CEDAR RAPIDS — The calendar just flipped to January, but 2020 road work already is coming into view with more than $11 million worth of projects adopted Tuesday by the City Council.
The most substantial change is a complete overhaul of pothole-riddled O Avenue NW from 16th Street to Edgewood Road. The pavement — which has been described as some of the worst in the city — is expected to be replaced. New water main, storm and sanitary sewers and culverts will be installed. Sidewalk gaps will be filled and crumbling sidewalks replaced.
“Everything that comes through Paving for Progress is a need,” council member Ashley Vanorny said. “This is certainly where we’ve had a lot of vocal neighbors, and I’ve driven past there and they are extremely valid in their complaint.
“I am excited we are getting done. and there is an end in sight.”
The two-year project is estimated to cost $9.075 million. It would begin in March or April with work on 16th to 24th streets NW in 2020 and 24th Street to Edgewood Road NW in 2021, with completion that fall.
City Council approved the budget and scope of the project, which would open to bids from contractors Jan. 29.
About two-thirds of the budget would be covered by Paving for Progress, a voter-approved 1-cent sales tax for street repairs. The remainder would come from road-use taxes and fees for water, sanitary sewers and storm sewers, said Doug Wilson, Paving for Progress manager.
The O Avenue project is broken up in three phases, with an initial phase reconstructing O Avenue from Ellis Boulevard to 16th Street NW in 2018. No work occurred in 2019.
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Approved Tuesday were the final two phases — 16th to 24th Street NW for 2020 and 24th Street to Edgewood Road NW for 2021.
Council member Marty Hoeger said the project was welcome and “well overdue,” and he said he is thankful it is being finished.
But council member Dale Todd questioned such a large investment on a single project when numerous street repair needs exist.
“This takes a big hit out of the Paving for Progress budget,” Todd said. “Certainly needs it, but that being said, we really need to be thinking about ways to do smaller projects at the same time. This is a substantial chunk of the budget.”
City officials have estimated Paving for Progress tax proceeds can support $18 million per year with of blend of total reconstruction, which is the most costly, rehabilitation and general maintenance.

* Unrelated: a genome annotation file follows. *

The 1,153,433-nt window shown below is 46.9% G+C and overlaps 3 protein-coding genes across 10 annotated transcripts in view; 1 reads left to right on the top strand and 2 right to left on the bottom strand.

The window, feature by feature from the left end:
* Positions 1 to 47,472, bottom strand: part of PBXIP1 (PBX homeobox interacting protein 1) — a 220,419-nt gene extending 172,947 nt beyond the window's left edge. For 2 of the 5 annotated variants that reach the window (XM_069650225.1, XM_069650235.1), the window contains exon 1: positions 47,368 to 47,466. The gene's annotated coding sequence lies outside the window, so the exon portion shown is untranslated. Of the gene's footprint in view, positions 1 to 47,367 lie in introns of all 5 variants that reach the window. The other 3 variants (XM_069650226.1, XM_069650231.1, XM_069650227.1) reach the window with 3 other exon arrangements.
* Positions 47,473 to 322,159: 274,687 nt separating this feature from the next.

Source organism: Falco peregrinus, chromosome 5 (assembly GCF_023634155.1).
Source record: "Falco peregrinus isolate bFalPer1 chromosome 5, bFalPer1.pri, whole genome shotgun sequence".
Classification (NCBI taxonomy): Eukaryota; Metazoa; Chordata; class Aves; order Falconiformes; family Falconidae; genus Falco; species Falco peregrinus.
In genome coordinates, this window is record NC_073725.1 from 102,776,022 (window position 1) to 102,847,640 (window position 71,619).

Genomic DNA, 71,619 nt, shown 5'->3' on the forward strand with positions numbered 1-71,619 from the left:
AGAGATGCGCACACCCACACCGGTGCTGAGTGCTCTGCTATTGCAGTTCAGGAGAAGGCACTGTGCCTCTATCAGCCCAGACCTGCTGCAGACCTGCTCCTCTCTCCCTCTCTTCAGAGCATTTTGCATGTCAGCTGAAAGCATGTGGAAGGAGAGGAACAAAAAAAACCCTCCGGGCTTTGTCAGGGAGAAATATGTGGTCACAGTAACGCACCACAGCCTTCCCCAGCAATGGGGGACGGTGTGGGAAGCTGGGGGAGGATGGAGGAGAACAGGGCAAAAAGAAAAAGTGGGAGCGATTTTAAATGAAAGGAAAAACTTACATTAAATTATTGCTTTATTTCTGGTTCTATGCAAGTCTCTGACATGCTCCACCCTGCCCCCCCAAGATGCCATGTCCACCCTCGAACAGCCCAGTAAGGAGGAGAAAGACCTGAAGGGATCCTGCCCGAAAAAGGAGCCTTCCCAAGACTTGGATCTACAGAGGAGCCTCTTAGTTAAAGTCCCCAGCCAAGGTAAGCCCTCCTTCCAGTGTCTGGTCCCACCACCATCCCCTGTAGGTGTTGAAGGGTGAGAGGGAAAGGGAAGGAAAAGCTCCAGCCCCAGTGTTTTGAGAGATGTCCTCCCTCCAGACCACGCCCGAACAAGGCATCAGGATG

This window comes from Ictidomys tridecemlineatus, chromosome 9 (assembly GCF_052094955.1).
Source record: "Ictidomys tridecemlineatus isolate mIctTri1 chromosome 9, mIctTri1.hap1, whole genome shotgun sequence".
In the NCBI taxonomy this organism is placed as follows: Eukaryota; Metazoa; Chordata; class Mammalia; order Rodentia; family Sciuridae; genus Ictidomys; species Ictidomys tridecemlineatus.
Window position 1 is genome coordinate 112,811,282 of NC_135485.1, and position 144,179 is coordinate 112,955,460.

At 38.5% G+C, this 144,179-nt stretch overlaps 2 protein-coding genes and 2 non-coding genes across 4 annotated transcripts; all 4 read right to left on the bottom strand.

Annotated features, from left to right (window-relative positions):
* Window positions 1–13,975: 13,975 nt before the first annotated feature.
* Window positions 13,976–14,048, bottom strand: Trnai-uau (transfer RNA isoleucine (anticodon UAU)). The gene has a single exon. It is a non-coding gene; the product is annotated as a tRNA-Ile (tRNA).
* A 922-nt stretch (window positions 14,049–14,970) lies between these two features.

Wilson had estimated previously 30 to 40 road projects and a budget of around $19.2 million for the 2020 Paving for Progress program.
“Remember, this is a two-year project, so the budget is spread over more than one fiscal year,” Wilson said. “O Avenue has the biggest budget for projects to be done in 2020 and 2021.”
The full O Avenue NW project — from Ellis to Edgewood — clocks in around $11 million, which would be the biggest project entering the seventh year of the 10-year Paving for Progress program, he said.
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Also on deck was awarding a $2.3 million contract to Boomerang Corp. of Anamosa for a project to convert Center Point Road NE from 29th Street to J Avenue from one-way travel to two-way, reconstruct pavement on 29th Street NE from Center Point Road to Interstate 380, add a bioretention cell to hold back water before flowing into McLoud Run, and underground utility upgrades.
Oakland Road NE, which had been a parallel companion one-way street, was converted to two ways. Cedar Rapids has been working for several years to change most of the one-way streets to two-ways, particularly in the downtown area. The city says the two directions are safer, better accommodate multiple modes of transportation — such as cyclists and pedestrians — and are more business- friendly.
The City Council also signed off on a multiyear naming rights deal with ImOn Communications for the Cedar Rapids Ice Arena to be called ImOn Ice.
Council members in addition learned of a new partnership with the Chicago Blackhawks that will take place in the next couple of months. The National Hockey League Team is donating equipment and funding to boost the arena’s learn to play hockey program, “which we think is going to be significant,” said Mike Silva of VenuWorks, which manages the ice arena.
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